It has been about a month since the last earnings report for Navistar (NAV). Shares have added about 9.8% in that time frame, outperforming the S&P 500.
Will the recent positive trend continue leading up to its next earnings release, or is Navistar due for a pullback? Before we dive into how investors and analysts have reacted as of late, let's take a quick look at the most recent earnings report in order to get a better handle on the important catalysts.
Navistar Posts Narrower Than Expected Loss in Q3
Navistar reported third-quarter fiscal 2020 adjusted loss of 8 cents per share, narrower than the Zacks Consensus Estimate of a loss of 16 cents. Notably, the firm’s Truck segment incurred a loss of $22 million, way narrower than the Zacks Consensus Estimate of a loss of $125 million.
The bottom line, however, tailed off from the year-ago profit of $1.47 per share. Dismal year-over-year contribution across all segments resulted in this underperformance. The coronavirus pandemic-led sluggish economy and depressed demand for vehicles dragged down profits.
In the fiscal third-quarter, the company reported an EBITDA of $73 million, significantly lower than the $281 million recorded in third-quarter fiscal 2019. Adjusted EBITDA in the fiscal third- quarter was $104 million, down from the prior-year quarter’s $266 million. Adjusted net income for the quarter was a loss of $8 million comparing unfavorably with the income of $147 million witnessed in the corresponding period last year.
The truck maker registered revenues of $1,675 million during the July-end quarter, missing the Zacks Consensus Estimate of $1,889 million. Moreover, the top line marked a 44.9% year-over-year plunge due to the outbreak of the coronavirus pandemic.
The Truck segment’s total net sales came in at $1,203 million in the reported quarter, plummeting 50% year on year. The segment witnessed a net loss of $22 million as against the profit of $167 million reported in the year-ago quarter. The year-over-year sales decline primarily resulted from lower volumes on weaker industry conditions resulting from the pandemic and the profits waned largely due to the reversal of a non-recurring legal settlement charge in 2019.
The Parts segment net sales dropped 27% to $414 million from the year-ago quarter. The segment’s profit was $97 million, down 34.9% on a year-over-year basis. This year-over-year sales drop resulted from staggered North America volumes due to the COVID-19 crisis as well as a decrease in Blue Diamond Parts (BDP) sales.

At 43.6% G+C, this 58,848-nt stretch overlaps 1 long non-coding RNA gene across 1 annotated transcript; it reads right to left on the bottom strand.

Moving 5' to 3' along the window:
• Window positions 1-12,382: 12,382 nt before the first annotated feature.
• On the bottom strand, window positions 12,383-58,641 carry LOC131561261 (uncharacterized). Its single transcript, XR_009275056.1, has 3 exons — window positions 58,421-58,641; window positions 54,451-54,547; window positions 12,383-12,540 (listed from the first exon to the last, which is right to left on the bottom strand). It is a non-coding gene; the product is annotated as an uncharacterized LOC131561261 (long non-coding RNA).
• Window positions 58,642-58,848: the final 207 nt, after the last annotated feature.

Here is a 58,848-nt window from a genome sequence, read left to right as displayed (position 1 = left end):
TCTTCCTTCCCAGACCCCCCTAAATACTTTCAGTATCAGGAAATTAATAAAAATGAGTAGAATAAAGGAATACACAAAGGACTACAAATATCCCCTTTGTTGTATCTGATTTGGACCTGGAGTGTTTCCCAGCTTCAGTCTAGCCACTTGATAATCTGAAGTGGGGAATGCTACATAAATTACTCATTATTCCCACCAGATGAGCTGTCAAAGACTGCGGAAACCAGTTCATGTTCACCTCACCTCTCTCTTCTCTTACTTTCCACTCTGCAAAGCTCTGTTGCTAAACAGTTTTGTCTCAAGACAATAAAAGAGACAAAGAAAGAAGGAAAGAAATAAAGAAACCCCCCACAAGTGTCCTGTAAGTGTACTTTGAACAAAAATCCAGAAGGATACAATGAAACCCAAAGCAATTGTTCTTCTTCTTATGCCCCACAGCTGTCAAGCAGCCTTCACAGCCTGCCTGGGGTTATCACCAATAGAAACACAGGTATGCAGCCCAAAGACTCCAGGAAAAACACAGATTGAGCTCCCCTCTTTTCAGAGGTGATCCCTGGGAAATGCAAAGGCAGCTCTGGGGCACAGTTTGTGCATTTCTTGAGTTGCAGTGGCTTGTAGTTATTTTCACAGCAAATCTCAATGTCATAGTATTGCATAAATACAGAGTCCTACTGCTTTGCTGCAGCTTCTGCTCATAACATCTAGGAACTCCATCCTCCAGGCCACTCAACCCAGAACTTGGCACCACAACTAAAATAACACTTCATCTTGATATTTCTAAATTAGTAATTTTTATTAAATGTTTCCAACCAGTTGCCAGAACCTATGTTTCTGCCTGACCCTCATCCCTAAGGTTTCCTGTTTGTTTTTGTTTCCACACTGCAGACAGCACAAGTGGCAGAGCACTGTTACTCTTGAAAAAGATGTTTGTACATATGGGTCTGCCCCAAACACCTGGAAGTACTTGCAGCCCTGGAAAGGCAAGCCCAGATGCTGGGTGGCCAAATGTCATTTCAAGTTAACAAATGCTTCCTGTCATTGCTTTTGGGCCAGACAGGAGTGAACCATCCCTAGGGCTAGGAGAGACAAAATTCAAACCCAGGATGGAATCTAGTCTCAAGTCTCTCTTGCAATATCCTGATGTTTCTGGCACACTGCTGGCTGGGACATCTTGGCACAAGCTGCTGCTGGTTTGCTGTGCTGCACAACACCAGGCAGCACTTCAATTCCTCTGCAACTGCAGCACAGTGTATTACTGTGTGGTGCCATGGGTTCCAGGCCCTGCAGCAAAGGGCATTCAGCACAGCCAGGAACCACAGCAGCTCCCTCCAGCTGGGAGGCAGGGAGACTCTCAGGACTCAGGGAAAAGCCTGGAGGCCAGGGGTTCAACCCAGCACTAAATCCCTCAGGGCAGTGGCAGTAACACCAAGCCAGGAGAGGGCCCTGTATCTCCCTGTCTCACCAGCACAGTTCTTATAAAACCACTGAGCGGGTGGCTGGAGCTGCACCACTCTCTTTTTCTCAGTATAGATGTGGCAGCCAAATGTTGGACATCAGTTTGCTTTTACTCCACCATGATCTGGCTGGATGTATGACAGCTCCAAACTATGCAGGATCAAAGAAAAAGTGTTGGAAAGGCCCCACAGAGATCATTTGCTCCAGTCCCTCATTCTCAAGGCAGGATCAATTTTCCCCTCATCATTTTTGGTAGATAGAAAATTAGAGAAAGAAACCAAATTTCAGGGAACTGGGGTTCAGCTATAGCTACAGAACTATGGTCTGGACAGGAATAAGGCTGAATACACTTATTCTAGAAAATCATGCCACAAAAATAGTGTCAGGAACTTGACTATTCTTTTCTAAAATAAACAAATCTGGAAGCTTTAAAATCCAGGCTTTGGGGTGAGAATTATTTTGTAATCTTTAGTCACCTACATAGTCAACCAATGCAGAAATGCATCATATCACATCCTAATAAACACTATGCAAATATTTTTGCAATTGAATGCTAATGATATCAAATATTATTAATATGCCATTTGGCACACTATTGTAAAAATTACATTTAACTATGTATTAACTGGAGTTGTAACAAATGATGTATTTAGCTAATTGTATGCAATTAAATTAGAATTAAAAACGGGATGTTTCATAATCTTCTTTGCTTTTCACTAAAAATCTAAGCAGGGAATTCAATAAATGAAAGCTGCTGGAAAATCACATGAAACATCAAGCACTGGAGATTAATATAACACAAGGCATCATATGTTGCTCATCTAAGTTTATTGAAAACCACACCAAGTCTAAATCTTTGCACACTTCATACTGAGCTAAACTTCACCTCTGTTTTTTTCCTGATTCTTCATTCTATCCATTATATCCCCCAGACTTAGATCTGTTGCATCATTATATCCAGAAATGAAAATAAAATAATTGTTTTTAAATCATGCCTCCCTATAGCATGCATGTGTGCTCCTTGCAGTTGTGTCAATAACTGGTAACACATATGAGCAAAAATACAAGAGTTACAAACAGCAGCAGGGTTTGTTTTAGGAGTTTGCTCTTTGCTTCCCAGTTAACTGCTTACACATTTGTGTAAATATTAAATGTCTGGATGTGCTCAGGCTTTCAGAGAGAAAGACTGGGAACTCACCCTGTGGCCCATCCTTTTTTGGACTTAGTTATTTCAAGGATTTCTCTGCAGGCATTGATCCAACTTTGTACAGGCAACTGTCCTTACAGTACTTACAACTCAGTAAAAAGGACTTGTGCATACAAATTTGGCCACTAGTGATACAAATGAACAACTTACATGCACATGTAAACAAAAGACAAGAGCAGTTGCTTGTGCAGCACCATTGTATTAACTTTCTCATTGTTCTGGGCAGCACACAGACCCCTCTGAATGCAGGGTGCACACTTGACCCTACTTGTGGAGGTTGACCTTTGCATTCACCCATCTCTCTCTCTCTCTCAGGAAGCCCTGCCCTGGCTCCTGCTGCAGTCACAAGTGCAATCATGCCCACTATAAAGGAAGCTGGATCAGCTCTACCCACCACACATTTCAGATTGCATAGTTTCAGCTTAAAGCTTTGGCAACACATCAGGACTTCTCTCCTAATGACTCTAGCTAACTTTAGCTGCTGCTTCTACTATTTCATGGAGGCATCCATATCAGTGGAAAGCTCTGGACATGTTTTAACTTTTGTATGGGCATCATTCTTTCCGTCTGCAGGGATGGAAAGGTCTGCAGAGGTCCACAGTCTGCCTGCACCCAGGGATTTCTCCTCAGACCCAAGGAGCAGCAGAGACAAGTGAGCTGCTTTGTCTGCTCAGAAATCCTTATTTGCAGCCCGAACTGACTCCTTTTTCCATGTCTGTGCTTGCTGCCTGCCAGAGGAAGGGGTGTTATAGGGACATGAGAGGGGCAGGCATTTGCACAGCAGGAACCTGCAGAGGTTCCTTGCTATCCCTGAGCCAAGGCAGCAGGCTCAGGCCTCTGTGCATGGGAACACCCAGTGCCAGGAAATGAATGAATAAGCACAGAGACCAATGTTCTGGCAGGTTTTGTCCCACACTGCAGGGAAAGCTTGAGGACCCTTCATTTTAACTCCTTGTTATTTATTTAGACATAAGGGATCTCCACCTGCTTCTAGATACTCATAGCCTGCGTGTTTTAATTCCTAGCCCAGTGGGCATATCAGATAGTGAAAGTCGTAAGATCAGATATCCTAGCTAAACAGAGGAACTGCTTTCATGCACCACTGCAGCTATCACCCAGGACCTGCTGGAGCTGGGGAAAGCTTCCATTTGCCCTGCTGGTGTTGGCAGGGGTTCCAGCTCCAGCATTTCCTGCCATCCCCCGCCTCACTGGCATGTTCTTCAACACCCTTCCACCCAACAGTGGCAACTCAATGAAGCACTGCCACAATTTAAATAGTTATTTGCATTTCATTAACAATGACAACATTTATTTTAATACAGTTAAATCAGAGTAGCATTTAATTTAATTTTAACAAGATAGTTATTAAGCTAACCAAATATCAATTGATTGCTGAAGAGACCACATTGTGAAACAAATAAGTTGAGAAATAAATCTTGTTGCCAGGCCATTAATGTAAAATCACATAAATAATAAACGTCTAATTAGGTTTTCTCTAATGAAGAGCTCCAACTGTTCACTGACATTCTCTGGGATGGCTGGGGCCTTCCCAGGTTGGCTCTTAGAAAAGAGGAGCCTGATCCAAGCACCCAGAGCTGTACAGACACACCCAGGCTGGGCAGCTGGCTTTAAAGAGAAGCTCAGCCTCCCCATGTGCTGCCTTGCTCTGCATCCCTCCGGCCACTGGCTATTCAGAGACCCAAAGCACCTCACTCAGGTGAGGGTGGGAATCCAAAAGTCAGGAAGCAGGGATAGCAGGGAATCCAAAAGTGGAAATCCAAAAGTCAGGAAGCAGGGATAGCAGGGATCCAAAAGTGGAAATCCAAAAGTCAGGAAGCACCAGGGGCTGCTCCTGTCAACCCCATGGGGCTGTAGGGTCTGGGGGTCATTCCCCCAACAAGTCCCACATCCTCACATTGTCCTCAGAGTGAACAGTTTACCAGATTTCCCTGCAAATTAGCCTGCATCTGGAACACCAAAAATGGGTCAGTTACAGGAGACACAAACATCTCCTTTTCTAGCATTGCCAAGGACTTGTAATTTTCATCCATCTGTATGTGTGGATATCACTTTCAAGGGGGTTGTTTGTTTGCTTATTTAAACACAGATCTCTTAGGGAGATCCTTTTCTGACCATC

Net sales in the company’s Global Operations summed $47 million, marking a 48% drop from the year-ago level. Depressed volumes in South American operations, resulting from the temporary production halts due to the coronavirus crisis resulted in this downside. The segment reported a profit of $1 million, flat year on year. The segmental profit was stable owing to the restructuring actions taken during this year.
Net sales in Navistar’s Financial Services segment came in at $49 million, reflecting a 34% decrease from the year-ago quarter. The segment recorded profit of $10 million compared with the year-ago quarter’s $30 million. The year-over-year sales decline resulted from lower average finance receivables due to dismal volumes and reduction in finance fees on lower interest rates.
The Illinois-based trucking giant took several actions to conserve cash and bolster its liquidity in response to the COVID-19 pandemic. As a result, it had cash and cash equivalents of $1,648 million as of Jul 31, 2020, higher than $1,370 million as of Oct 31, 2019, enabling it to cease its employee-salary deferral program on Sep 1, several months earlier than planned. At the end of the fiscal third-quarter, long-term debt was $4,964 million, up from $4,317 million as of Oct 31, 2019.
Navistar has made remarkable growth on the construction of its production facility in San Antonio, which is scheduled to open in 2022. The facility will be capable of building both diesel and fully electric vehicles, and the first vehicle to be developed will be an electric truck. Additionally, actions taken to combat the coronavirus pandemic helped slash the company's selling, general and administrative (SG&A) expenses by 15.5%, year over year, during the reported quarter. The company plans additional cost-saving actions in order to bring down its SG&A costs within the range of seven to nine percent of revenues in the near future.
How Have Estimates Been Moving Since Then?
In the past month, investors have witnessed a downward trend in estimates revision. The consensus estimate has shifted -46% due to these changes.
At this time, Navistar has a great Growth Score of A, though it is lagging a lot on the Momentum Score front with a D. However, the stock was allocated a grade of B on the value side, putting it in the top 40% for this investment strategy.
Overall, the stock has an aggregate VGM Score of A. If you aren't focused on one strategy, this score is the one you should be interested in.
Estimates have been broadly trending downward for the stock, and the magnitude of these revisions indicates a downward shift. Notably, Navistar has a Zacks Rank #3 (Hold). We expect an in-line return from the stock in the next few months.
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